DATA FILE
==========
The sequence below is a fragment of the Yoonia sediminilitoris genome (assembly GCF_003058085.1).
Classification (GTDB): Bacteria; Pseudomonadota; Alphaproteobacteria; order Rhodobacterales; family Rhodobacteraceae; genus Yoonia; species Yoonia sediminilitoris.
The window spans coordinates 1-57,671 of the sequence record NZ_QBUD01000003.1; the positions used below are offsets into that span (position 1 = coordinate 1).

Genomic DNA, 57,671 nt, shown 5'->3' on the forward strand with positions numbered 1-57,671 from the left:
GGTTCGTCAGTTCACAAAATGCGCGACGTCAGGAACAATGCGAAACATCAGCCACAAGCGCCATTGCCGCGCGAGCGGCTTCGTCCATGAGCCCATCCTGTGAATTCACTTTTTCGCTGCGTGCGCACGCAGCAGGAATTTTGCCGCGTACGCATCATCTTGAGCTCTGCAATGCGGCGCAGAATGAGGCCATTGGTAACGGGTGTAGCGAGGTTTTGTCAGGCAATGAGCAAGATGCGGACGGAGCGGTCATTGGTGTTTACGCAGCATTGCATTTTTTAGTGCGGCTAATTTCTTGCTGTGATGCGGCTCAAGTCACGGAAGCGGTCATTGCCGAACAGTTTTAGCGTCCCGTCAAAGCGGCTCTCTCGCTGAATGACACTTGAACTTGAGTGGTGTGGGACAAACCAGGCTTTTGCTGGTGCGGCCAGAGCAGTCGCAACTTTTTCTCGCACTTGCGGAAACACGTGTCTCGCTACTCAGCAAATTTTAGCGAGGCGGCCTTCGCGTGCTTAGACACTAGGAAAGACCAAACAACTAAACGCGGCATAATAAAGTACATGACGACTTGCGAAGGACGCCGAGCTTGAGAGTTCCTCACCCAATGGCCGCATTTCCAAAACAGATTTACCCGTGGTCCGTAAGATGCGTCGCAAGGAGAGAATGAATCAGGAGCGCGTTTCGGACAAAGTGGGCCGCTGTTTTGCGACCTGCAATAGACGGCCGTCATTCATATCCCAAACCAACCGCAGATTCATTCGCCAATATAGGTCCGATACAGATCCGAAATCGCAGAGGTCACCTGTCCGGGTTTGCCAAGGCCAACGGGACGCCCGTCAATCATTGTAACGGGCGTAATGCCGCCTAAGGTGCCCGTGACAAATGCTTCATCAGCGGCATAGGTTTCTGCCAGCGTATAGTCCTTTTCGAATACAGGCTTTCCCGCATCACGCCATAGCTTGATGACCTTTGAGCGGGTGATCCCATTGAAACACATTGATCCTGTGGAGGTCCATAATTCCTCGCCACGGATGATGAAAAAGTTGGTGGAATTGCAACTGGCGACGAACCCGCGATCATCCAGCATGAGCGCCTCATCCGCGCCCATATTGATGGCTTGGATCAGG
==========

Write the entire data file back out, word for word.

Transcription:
The sequence below is a fragment of the Yoonia sediminilitoris genome (assembly GCF_003058085.1).
Classification (GTDB): Bacteria; Pseudomonadota; Alphaproteobacteria; order Rhodobacterales; family Rhodobacteraceae; genus Yoonia; species Yoonia sediminilitoris.
The window spans coordinates 1-57,671 of the sequence record NZ_QBUD01000003.1; the positions used below are offsets into that span (position 1 = coordinate 1).

Genomic DNA, 57,671 nt, shown 5'->3' on the forward strand with positions numbered 1-57,671 from the left:
GGTTCGTCAGTTCACAAAATGCGCGACGTCAGGAACAATGCGAAACATCAGCCACAAGCGCCATTGCCGCGCGAGCGGCTTCGTCCATGAGCCCATCCTGTGAATTCACTTTTTCGCTGCGTGCGCACGCAGCAGGAATTTTGCCGCGTACGCATCATCTTGAGCTCTGCAATGCGGCGCAGAATGAGGCCATTGGTAACGGGTGTAGCGAGGTTTTGTCAGGCAATGAGCAAGATGCGGACGGAGCGGTCATTGGTGTTTACGCAGCATTGCATTTTTTAGTGCGGCTAATTTCTTGCTGTGATGCGGCTCAAGTCACGGAAGCGGTCATTGCCGAACAGTTTTAGCGTCCCGTCAAAGCGGCTCTCTCGCTGAATGACACTTGAACTTGAGTGGTGTGGGACAAACCAGGCTTTTGCTGGTGCGGCCAGAGCAGTCGCAACTTTTTCTCGCACTTGCGGAAACACGTGTCTCGCTACTCAGCAAATTTTAGCGAGGCGGCCTTCGCGTGCTTAGACACTAGGAAAGACCAAACAACTAAACGCGGCATAATAAAGTACATGACGACTTGCGAAGGACGCCGAGCTTGAGAGTTCCTCACCCAATGGCCGCATTTCCAAAACAGATTTACCCGTGGTCCGTAAGATGCGTCGCAAGGAGAGAATGAATCAGGAGCGCGTTTCGGACAAAGTGGGCCGCTGTTTTGCGACCTGCAATAGACGGCCGTCATTCATATCCCAAACCAACCGCAGATTCATTCGCCAATATAGGTCCGATACAGATCCGAAATCGCAGAGGTCACCTGTCCGGGTTTGCCAAGGCCAACGGGACGCCCGTCAATCATTGTAACGGGCGTAATGCCGCCTAAGGTGCCCGTGACAAATGCTTCATCAGCGGCATAGGTTTCTGCCAGCGTATAGTCCTTTTCGAATACAGGCTTTCCCGCATCACGCCATAGCTTGATGACCTTTGAGCGGGTGATCCCATTGAAACACATTGATCCTGTGGAGGTCCATAATTCCTCGCCACGGATGATGAAAAAGTTGGTGGAATTGCAACTGGCGACGAACCCGCGATCATCCAGCATGAGCGCCTCATCCGCGCCCATATTGATGGCTTGGATCAGG